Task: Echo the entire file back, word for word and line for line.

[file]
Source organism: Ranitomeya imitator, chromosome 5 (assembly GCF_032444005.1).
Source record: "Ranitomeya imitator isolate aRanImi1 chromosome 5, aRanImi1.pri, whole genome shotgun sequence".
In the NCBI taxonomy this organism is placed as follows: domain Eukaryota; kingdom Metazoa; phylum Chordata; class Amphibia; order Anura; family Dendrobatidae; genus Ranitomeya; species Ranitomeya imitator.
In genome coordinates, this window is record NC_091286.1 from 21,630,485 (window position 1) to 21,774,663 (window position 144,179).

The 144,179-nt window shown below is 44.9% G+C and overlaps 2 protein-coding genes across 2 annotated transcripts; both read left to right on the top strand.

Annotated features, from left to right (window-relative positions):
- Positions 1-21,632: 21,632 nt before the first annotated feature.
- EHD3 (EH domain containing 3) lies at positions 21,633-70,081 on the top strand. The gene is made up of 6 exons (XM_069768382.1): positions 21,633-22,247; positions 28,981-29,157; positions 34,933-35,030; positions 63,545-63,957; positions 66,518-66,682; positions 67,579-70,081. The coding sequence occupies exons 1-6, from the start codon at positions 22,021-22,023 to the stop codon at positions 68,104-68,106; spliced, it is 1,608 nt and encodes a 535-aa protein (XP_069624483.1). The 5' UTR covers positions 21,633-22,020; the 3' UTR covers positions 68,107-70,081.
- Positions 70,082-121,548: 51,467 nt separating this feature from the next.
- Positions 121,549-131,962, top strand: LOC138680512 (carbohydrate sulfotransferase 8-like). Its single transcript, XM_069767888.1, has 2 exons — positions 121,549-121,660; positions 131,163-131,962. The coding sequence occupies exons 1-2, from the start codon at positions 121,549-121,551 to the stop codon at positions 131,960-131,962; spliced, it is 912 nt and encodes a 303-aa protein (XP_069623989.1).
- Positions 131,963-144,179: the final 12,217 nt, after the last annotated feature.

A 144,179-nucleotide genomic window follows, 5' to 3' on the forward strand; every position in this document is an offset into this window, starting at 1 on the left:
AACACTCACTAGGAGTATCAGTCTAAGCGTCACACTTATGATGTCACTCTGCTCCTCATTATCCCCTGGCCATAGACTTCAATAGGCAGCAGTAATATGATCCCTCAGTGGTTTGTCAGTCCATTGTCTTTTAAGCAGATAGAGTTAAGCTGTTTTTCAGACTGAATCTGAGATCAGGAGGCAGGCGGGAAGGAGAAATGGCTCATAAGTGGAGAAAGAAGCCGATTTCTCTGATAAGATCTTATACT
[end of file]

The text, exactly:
Source organism: Ranitomeya imitator, chromosome 5 (assembly GCF_032444005.1).
Source record: "Ranitomeya imitator isolate aRanImi1 chromosome 5, aRanImi1.pri, whole genome shotgun sequence".
In the NCBI taxonomy this organism is placed as follows: domain Eukaryota; kingdom Metazoa; phylum Chordata; class Amphibia; order Anura; family Dendrobatidae; genus Ranitomeya; species Ranitomeya imitator.
In genome coordinates, this window is record NC_091286.1 from 21,630,485 (window position 1) to 21,774,663 (window position 144,179).

The 144,179-nt window shown below is 44.9% G+C and overlaps 2 protein-coding genes across 2 annotated transcripts; both read left to right on the top strand.

Annotated features, from left to right (window-relative positions):
- Positions 1-21,632: 21,632 nt before the first annotated feature.
- EHD3 (EH domain containing 3) lies at positions 21,633-70,081 on the top strand. The gene is made up of 6 exons (XM_069768382.1): positions 21,633-22,247; positions 28,981-29,157; positions 34,933-35,030; positions 63,545-63,957; positions 66,518-66,682; positions 67,579-70,081. The coding sequence occupies exons 1-6, from the start codon at positions 22,021-22,023 to the stop codon at positions 68,104-68,106; spliced, it is 1,608 nt and encodes a 535-aa protein (XP_069624483.1). The 5' UTR covers positions 21,633-22,020; the 3' UTR covers positions 68,107-70,081.
- Positions 70,082-121,548: 51,467 nt separating this feature from the next.
- Positions 121,549-131,962, top strand: LOC138680512 (carbohydrate sulfotransferase 8-like). Its single transcript, XM_069767888.1, has 2 exons — positions 121,549-121,660; positions 131,163-131,962. The coding sequence occupies exons 1-2, from the start codon at positions 121,549-121,551 to the stop codon at positions 131,960-131,962; spliced, it is 912 nt and encodes a 303-aa protein (XP_069623989.1).
- Positions 131,963-144,179: the final 12,217 nt, after the last annotated feature.

A 144,179-nucleotide genomic window follows, 5' to 3' on the forward strand; every position in this document is an offset into this window, starting at 1 on the left:
AACACTCACTAGGAGTATCAGTCTAAGCGTCACACTTATGATGTCACTCTGCTCCTCATTATCCCCTGGCCATAGACTTCAATAGGCAGCAGTAATATGATCCCTCAGTGGTTTGTCAGTCCATTGTCTTTTAAGCAGATAGAGTTAAGCTGTTTTTCAGACTGAATCTGAGATCAGGAGGCAGGCGGGAAGGAGAAATGGCTCATAAGTGGAGAAAGAAGCCGATTTCTCTGATAAGATCTTATACT